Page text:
Professor Robin Shattock, head of mucosal infection and immunity at Imperial College London, told Times Radio that the need to wear masks in crowded spaces and public transport was ‘still very relevant’ and urged continued caution.

Meanwhile, Prof Shattock, who leads the Imperial vaccine programme, said that next winter elderly people and the vulnerable may be given an updated booster vaccine.

The Joint Committee on Vaccination and Immunisation (JCVI) is preparing to make a decision on booster jabs for the winter, with no announcement made yet.

On whether or not vaccines need to be tweaked, Prof Shattock said the Delta variant will be observed to see if it ‘remains stable and globally dominant’.

‘If it does, then I think people will look to update the vaccine over time,’ he said.

‘In the short term, we already know that the vaccines are effective at preventing serious illness from the Delta variant so there isn’t a pressing need to rush quickly, although this can be done in a relatively short order, probably a period of six months.’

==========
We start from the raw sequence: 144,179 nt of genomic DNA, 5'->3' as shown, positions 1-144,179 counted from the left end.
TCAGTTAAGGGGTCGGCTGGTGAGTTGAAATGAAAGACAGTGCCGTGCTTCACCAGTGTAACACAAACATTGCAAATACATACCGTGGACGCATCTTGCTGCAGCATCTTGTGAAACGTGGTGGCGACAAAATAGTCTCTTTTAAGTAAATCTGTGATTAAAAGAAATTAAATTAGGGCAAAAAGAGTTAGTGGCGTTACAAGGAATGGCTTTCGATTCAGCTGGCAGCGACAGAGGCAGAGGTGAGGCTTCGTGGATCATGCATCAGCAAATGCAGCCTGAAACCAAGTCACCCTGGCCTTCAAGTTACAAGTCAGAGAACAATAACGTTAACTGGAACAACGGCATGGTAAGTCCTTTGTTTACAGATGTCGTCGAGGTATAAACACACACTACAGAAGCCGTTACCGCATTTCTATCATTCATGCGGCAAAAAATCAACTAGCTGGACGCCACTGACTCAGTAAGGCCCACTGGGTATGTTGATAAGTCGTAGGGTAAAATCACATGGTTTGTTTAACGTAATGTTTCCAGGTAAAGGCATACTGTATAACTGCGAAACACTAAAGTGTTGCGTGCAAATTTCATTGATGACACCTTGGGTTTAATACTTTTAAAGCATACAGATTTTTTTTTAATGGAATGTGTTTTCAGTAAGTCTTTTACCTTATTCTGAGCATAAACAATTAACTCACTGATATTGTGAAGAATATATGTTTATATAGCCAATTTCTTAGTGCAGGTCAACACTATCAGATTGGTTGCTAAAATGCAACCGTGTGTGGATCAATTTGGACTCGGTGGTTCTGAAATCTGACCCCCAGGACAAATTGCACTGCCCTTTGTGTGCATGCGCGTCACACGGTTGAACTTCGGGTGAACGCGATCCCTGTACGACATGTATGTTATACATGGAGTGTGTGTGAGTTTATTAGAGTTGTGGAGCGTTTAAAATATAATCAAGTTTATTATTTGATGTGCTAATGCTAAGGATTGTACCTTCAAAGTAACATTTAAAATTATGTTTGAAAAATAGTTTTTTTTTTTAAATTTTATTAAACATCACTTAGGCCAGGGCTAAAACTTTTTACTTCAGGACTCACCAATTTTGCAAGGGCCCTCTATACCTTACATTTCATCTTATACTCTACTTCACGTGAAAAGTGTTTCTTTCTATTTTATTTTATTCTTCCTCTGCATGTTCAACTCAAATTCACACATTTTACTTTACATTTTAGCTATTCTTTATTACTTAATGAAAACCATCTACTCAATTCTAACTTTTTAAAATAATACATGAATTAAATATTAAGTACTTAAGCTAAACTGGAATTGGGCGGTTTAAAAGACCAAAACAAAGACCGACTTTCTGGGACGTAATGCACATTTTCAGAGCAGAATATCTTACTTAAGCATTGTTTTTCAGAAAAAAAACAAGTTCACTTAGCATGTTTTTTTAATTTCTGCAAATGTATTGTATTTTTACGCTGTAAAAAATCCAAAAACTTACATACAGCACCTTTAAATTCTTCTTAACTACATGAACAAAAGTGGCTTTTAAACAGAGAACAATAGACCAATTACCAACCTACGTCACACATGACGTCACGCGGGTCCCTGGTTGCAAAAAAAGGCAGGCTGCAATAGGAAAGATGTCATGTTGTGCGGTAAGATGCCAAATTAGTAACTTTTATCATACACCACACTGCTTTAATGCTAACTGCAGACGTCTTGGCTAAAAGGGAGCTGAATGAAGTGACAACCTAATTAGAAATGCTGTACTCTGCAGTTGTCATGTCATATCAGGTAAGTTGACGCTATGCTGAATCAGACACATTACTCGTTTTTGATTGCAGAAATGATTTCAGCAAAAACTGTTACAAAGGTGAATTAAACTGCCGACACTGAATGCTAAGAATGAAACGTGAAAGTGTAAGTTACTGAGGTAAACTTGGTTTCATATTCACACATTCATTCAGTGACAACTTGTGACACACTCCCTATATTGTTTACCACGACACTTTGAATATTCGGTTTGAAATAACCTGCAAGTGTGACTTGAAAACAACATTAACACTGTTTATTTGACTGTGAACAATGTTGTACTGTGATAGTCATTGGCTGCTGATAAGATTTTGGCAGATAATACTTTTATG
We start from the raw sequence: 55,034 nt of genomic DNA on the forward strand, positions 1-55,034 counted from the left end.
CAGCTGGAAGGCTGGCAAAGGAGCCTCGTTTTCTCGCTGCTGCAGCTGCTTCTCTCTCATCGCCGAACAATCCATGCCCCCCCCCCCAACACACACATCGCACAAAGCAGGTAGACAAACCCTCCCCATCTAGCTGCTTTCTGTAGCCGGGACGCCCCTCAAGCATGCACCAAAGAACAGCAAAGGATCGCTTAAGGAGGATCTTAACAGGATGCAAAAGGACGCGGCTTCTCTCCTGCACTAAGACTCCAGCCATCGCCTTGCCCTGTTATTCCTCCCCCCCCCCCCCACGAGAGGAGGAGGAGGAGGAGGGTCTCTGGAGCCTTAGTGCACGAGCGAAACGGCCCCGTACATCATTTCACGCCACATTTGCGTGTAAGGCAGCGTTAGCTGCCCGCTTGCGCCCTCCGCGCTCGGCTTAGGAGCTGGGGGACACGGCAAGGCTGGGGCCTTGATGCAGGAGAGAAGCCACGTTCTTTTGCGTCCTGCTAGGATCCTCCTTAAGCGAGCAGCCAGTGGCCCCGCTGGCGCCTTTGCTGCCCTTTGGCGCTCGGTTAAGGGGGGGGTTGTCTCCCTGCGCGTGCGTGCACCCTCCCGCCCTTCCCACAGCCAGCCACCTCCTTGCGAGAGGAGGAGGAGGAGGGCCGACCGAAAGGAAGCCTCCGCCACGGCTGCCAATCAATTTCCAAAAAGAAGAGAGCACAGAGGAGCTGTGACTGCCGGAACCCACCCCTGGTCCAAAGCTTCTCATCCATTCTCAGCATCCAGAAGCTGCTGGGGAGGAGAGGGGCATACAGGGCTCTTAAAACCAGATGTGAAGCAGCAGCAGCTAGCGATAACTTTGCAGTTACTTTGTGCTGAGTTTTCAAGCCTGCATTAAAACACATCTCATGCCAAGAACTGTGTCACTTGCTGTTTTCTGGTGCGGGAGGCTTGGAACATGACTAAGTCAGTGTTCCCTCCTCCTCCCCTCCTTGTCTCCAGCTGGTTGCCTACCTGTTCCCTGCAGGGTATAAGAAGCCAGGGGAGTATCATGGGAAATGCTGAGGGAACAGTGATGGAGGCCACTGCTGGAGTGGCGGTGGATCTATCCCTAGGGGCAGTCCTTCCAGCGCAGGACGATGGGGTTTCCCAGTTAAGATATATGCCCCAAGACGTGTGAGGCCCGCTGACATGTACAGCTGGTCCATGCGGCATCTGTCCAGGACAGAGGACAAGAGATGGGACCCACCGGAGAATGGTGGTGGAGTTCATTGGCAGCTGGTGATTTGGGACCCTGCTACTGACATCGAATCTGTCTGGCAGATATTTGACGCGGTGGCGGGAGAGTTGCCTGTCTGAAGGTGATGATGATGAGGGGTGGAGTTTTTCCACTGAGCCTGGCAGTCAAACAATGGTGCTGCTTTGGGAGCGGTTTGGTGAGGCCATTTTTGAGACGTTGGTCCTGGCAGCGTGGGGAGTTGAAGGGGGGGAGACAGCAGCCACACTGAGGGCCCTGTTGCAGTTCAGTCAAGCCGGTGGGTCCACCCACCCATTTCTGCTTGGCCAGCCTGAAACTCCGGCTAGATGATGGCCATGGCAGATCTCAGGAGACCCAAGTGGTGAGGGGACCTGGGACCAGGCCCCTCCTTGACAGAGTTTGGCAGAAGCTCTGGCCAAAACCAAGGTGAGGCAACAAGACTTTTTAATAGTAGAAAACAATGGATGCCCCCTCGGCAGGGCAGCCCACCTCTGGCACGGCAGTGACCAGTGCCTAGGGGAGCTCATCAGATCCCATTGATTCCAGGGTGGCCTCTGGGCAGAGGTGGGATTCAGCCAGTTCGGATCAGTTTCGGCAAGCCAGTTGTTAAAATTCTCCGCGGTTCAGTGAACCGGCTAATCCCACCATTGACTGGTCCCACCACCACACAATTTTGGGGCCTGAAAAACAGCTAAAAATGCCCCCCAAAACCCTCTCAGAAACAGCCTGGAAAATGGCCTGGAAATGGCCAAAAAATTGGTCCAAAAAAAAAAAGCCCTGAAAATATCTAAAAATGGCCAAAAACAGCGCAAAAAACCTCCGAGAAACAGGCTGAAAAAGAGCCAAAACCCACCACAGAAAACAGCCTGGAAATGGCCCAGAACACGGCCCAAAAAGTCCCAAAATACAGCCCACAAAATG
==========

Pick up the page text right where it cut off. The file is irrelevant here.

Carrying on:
He added: ‘I would imagine that as we come round to the winter of next year we will be looking to boost at least the elderly and vulnerable populations, most likely with an updated vaccine.’

The UK’s chief medical officers are currently reviewing the wider benefits of vaccinating 12 to 15-year-olds, such as minimising school absences, after the JCVI declined to recommend a widespread rollout to the age group on health grounds alone.

Schools minister Nick Gibb has said consent from parents of healthy 12 to 15-year-olds will ‘be sought’ if Covid-19 vaccinations are approved for their children.

Speaking to the Education Select Committee on Tuesday, he acknowledged that in some ‘rare’ circumstances, like in previous vaccination programmes, teenagers can consent themselves, adding: ‘The people administering vaccines in schools are aware of these sensitive issues.’